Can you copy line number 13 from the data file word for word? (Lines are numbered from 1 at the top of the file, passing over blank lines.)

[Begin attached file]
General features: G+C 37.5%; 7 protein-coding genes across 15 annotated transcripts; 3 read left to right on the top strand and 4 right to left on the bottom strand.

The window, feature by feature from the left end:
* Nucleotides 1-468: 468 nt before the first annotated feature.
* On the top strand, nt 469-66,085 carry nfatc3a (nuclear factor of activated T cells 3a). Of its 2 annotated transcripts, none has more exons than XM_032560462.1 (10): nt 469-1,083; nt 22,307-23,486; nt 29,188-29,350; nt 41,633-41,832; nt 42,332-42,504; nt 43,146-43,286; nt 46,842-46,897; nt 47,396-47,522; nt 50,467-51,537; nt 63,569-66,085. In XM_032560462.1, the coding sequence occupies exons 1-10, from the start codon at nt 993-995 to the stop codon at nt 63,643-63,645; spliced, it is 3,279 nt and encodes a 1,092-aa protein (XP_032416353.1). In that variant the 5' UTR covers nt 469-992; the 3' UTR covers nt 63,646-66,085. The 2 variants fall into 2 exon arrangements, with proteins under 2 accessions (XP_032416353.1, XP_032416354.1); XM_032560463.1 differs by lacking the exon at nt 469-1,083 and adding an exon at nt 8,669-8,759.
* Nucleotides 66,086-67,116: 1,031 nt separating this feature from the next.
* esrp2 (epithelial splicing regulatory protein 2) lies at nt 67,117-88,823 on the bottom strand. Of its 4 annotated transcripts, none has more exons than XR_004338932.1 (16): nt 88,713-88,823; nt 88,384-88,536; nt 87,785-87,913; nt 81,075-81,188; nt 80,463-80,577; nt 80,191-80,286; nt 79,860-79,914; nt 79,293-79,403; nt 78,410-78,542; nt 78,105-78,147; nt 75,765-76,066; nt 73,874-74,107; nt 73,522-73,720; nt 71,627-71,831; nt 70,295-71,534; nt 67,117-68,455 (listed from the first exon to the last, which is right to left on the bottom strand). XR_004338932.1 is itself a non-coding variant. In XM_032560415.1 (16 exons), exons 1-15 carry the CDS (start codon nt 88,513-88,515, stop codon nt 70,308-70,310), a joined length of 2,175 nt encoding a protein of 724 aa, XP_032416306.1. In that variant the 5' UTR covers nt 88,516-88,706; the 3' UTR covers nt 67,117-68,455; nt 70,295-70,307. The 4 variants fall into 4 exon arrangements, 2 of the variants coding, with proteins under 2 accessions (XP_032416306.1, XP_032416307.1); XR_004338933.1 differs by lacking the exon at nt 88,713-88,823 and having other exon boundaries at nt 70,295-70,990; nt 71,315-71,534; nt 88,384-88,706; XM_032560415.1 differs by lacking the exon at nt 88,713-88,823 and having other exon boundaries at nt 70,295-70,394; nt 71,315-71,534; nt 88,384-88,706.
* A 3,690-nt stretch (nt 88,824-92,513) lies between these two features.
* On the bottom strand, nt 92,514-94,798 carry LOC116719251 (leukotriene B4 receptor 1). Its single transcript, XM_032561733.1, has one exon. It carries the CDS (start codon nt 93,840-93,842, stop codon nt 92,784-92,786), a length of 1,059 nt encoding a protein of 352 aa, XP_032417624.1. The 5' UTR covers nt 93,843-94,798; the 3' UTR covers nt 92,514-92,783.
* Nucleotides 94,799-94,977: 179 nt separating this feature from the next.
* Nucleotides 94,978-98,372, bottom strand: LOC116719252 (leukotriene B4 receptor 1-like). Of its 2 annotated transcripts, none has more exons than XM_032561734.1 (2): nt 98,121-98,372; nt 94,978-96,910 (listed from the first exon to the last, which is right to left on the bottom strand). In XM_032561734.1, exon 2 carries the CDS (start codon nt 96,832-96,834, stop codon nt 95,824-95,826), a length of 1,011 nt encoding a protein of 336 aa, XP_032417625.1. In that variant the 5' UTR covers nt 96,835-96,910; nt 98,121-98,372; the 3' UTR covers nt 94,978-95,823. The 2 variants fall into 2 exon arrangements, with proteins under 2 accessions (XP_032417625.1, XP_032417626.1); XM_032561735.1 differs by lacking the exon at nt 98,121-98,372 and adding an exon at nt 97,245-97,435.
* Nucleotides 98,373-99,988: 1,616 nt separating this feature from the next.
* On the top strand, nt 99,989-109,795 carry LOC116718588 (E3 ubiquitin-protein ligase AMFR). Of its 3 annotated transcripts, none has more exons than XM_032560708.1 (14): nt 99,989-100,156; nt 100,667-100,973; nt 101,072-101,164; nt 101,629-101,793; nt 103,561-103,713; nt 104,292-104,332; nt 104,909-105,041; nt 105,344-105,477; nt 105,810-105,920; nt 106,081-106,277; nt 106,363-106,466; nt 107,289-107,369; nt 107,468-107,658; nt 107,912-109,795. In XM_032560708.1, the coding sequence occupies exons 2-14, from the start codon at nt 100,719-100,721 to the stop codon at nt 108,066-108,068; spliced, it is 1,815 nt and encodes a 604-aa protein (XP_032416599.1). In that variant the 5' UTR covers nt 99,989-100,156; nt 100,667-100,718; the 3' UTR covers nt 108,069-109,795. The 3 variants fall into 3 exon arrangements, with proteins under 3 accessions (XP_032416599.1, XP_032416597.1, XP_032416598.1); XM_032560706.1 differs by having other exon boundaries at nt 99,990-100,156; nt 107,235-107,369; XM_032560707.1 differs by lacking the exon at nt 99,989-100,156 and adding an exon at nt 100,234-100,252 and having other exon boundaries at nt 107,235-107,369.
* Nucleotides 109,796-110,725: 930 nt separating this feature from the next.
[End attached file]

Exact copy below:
* Nucleotides 109,796-110,725: 930 nt separating this feature from the next.